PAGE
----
Pruning Lavender Plants
Discover what you need to know for pruning lavender successfully. While lavender is tough-as-nails in the right growing conditions, it does need special attention when it comes to pruning. As a matter of fact, pruning lavender plants correctly can help yield more flowers and a healthier, longer-lived plant.
In botanical circles, lavender is known as a semi-shrub. Understanding this concept forms the foundation for proper lavender pruning. A semi-shrub is a plant that grows like a perennial, producing green growth each year. The older parts of stems on a semi-shrub start turning to wood after a few growing seasons. On any type of lavender, you’ll find that deep inside the pretty mound of grey-green leaves, stem bases are woody.
Those woody stems—in a lavender plant—are not good news. That wood is weak, not strong like a tree trunk, and when winter brings snow or ice, the woody stems are more likely to break. Lavender’s woody stems don’t produce new green growth, so as stem tissue shifts to wood, your plant is losing the ability to produce additional green shoots, which are the ones that flower. While pruning lavender, if you cut into woody stems, they won’t grow again, but simply die.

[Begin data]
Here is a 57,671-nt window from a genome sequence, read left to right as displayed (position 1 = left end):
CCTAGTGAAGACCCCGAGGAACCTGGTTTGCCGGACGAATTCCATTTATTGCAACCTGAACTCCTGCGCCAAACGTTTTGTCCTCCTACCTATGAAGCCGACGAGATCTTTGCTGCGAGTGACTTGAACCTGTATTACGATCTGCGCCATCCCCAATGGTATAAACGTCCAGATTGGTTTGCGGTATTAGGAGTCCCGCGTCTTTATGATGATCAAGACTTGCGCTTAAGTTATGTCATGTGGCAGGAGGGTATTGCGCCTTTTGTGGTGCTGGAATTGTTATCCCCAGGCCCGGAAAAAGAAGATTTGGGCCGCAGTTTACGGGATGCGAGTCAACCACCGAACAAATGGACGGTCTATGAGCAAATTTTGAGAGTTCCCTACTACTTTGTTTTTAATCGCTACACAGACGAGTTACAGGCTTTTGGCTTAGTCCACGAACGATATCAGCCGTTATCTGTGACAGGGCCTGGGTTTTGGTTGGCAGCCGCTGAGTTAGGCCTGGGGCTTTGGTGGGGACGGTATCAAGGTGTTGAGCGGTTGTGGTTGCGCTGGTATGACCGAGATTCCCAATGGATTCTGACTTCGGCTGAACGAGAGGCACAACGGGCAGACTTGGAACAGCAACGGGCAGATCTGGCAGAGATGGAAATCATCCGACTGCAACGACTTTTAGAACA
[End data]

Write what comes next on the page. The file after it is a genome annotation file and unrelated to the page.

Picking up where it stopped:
When you’re pruning lavender plants, you’re aiming to slow down the plant’s progress toward forming woody stems. In general, you need to plan on pruning lavender at planting time and every year right after it flowers. When planting lavender, prune plants lightly, removing all growing tips. This encourages the plant to branch. Use this same technique every year as new growth starts to appear.
Pruning lavender after flowering is ideal, but if you miss the window, don’t fret. You can slot your lavender pruning when it works for you, as long as you complete it by early spring. Lavender flowers on the new growth that appears each year, so if you prune before new growth really starts lengthening, you won’t interfere with blossom formation.
Pruning lavender in spring is also sometimes necessary in coldest regions to remove stems that suffer winter damage. Pruning lavender in late summer to fall helps open the plant’s interior to allow good air circulation and also removes some of the branches, which can ultimately help prevent winter damage. Ideally, pruning lavender in spring and fall is a great idea, if you can squeeze that into your garden chore schedule.
When you’re pruning lavender plants that are established, aim to remove at least one-third of all growth. With older plants, you can cut back to a point that’s three leaf pairs above the woody stem area. Don’t cut into the woody area, because the buds on those stems won’t sprout.